Dutch Mayors Lobby For Cannabis Reform

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Categories : AmsterdamBlog

Dutch Mayors Lobby For Cannabis Reform

Mayors of Holland have spoken out against the complicated nature of their nation’s cannabis laws, which have created an unclear and contradictory situation. To correct this, they want to start growing cannabis themselves.

Well ok, the mayors don‘t want to grow weed themselves, although we would certainly applaud such a move. But instead, they are demanding a change in policy that would make it possible for the city to legally cultivate cannabis.

The liberal nature of Dutch law has traditionally made the Netherlands one of the most progressive nations on earth when it comes to cannabis. However, with Colorado, Washington and Uruguay now on the map, Holland is falling behind. Amsterdam is no longer considered the capital off cannabis, as more progressive nations and cities now vie for the title. As things currently stand, the contradictory laws within Holland are the result of a stagnant political climate – some politicians and groups are pushing forward, while others are trying to turn the clock backwards.

Complications and loop holes

Cannabis is technically illegal in the Netherlands, and coffee shops operate under a policy of tolerance. This means that coffee shops are currently having to rely on a range of different suppliers for their weed, but all of them are growing cannabis illegally. While passionate small scale growers tend to produce high quality bud, they are ironically the most vulnerable to the arbitrary claws of the police. Organised gangs, on the other hand, don‘t care much about the quality of the weed, but they do have the infrastructure and resilience that allows them to stay in the game.
The term „organised crime“ is obviously strongly biased, as the same term could well be used to describe a variety of otherwise legal activities and industries. However, the organised gangs the mayors are referring to are also involved in a number of other not-so-cool activities such as hard drug trade, human trafficking and protection racketeering.

To rectify this, and bring the Netherlands right back to the forefront of progressive reform, 35 mayors have signed a manifesto outlining how they want their cities to be able to grow and supply their own state controlled marijuana. The manifesto, whilst not law, is a clear message to the Dutch government just what the people want. A recent poll by the current affairs show „Een Vandaag“ found that 60% of Dutch people supported the idea of state supplied weed.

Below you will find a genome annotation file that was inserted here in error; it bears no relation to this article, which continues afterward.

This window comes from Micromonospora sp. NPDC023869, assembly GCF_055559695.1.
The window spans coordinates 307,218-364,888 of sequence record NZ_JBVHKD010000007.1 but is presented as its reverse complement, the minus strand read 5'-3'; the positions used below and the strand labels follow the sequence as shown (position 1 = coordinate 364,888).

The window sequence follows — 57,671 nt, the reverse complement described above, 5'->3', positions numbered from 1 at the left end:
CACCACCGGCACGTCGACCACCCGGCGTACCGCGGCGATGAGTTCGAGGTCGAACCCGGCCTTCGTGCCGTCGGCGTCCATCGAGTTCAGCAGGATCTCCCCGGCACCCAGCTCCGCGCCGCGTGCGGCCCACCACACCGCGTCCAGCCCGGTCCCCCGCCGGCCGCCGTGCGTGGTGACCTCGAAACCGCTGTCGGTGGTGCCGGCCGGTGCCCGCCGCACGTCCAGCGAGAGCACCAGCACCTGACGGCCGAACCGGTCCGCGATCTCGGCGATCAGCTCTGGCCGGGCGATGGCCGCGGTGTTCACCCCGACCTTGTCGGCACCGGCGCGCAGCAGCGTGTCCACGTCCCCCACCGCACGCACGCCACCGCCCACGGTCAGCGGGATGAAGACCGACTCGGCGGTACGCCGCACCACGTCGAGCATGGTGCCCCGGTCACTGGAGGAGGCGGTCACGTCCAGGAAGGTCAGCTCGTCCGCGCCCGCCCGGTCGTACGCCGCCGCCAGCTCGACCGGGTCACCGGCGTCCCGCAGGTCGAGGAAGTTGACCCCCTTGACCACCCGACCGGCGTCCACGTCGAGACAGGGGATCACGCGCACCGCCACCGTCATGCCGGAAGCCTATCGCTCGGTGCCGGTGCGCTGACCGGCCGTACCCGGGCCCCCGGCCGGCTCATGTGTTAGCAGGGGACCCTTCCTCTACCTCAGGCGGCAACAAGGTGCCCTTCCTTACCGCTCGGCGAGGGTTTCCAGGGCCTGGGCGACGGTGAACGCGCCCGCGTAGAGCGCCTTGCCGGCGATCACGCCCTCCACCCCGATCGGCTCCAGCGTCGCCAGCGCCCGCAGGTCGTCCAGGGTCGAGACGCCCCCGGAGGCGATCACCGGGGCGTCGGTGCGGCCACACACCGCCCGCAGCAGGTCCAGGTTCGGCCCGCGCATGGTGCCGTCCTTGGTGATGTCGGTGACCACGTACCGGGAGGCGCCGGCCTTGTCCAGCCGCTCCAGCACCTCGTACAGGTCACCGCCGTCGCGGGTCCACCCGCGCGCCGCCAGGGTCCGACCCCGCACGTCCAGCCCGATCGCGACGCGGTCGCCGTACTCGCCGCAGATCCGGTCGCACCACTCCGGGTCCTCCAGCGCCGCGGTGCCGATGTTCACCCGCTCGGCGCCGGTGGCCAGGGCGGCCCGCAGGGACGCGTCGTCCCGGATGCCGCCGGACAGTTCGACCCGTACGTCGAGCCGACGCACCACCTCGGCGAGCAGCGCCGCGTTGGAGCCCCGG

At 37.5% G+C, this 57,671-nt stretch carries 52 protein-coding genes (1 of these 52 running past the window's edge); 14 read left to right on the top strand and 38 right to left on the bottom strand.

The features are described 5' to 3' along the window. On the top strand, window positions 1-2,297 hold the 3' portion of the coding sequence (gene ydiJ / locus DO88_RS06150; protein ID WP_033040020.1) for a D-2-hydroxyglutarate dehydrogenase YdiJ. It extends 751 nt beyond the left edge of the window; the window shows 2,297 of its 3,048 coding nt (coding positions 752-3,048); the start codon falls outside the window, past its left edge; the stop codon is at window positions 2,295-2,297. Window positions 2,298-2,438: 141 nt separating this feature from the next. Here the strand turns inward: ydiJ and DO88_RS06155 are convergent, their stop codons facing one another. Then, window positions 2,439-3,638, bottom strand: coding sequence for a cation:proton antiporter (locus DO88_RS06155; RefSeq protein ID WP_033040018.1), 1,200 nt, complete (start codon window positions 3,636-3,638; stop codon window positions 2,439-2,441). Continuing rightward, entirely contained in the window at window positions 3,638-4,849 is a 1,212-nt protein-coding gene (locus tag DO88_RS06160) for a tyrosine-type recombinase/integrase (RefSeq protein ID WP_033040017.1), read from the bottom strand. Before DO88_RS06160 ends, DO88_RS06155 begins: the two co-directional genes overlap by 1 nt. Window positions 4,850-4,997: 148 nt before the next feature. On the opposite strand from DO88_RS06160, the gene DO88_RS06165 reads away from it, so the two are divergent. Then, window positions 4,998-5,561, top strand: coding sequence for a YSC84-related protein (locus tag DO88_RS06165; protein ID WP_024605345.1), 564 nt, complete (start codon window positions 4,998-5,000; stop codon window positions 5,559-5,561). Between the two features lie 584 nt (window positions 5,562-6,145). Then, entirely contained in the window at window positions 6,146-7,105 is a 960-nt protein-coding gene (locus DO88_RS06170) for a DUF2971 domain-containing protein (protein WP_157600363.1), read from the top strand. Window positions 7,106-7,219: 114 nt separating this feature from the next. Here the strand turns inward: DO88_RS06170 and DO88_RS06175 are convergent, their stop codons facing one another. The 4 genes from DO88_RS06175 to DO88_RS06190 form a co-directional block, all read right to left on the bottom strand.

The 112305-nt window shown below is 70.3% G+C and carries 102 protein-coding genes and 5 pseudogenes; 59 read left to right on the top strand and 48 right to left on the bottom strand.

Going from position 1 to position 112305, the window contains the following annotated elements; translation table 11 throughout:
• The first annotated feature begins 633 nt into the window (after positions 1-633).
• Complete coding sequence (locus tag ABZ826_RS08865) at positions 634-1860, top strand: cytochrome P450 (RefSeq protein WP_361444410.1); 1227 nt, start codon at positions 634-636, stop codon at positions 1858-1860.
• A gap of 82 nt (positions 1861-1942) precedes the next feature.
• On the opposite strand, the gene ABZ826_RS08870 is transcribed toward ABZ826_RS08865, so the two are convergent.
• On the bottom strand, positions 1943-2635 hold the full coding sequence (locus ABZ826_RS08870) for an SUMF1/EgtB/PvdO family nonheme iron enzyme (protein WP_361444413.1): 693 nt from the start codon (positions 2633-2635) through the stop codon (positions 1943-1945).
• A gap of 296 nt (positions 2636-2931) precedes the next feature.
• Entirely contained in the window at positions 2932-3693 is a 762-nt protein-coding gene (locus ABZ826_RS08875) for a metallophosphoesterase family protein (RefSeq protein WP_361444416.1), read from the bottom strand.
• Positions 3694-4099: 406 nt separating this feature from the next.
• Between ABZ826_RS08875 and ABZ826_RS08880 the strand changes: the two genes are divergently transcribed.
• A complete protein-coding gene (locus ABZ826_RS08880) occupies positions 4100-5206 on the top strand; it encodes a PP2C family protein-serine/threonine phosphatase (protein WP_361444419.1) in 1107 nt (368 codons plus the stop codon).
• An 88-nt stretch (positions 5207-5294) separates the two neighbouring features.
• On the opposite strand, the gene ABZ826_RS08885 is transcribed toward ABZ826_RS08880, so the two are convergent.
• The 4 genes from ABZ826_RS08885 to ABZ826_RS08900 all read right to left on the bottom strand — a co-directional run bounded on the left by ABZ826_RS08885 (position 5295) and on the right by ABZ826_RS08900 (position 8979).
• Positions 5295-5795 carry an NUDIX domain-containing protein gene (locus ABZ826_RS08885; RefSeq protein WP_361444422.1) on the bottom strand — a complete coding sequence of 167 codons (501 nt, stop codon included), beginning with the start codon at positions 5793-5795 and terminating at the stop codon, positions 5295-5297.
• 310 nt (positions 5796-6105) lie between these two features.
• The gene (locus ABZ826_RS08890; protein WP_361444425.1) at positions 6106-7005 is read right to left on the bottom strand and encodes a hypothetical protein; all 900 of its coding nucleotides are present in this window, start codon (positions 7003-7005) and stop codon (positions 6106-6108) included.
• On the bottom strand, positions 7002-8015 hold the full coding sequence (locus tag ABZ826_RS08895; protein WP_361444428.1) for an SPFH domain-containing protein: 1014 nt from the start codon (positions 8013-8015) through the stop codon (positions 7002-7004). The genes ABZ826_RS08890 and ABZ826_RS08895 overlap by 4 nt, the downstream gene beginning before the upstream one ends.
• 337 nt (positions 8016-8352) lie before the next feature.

The benefits of state control

Doing this would effectively cut out the middle man, and allow coffee shops to purchase safely grown, controlled weed without putting themselves at risk from dealing with organised crime.
It certainly would ensure that users always know what has gone into their cannabis and that it meets the standards, as much of the weed from the underworld has been generously treated with all sorts of pesticides and nasties. Further, such as system would generate millions of euros in revenue for the cities, and the nation as a whole. Revenue that would otherwise find its way into the hands of criminals, would be flowing straight into the coffers of the government.

A question of image

As promising as it may sound, this call has gone all but unnoticed by the government who replied, “We agree that crime and nuisance have to be fought, but we disagree on the right instrument”. The argument the government puts forward is that neighbouring countries would be very much against the move, and state grown products could potentially find their way across the borders.

The tide of international opinion is turning though. France and Germany, who are renowned for pressuring the Dutch government on their cannabis policies, are themselves looking at cannabis based medicines. A German council has even recently voted to open a coffee shop within a borough of Berlin. This is also mirrored by places like Uruguay, where cannabis has recently been legalised, as well as states within the USA such as Colorado.

The Dutch Government should spend less time worrying about what other countries are thinking about them, and focus more on making their nation a safer and more prosperous place.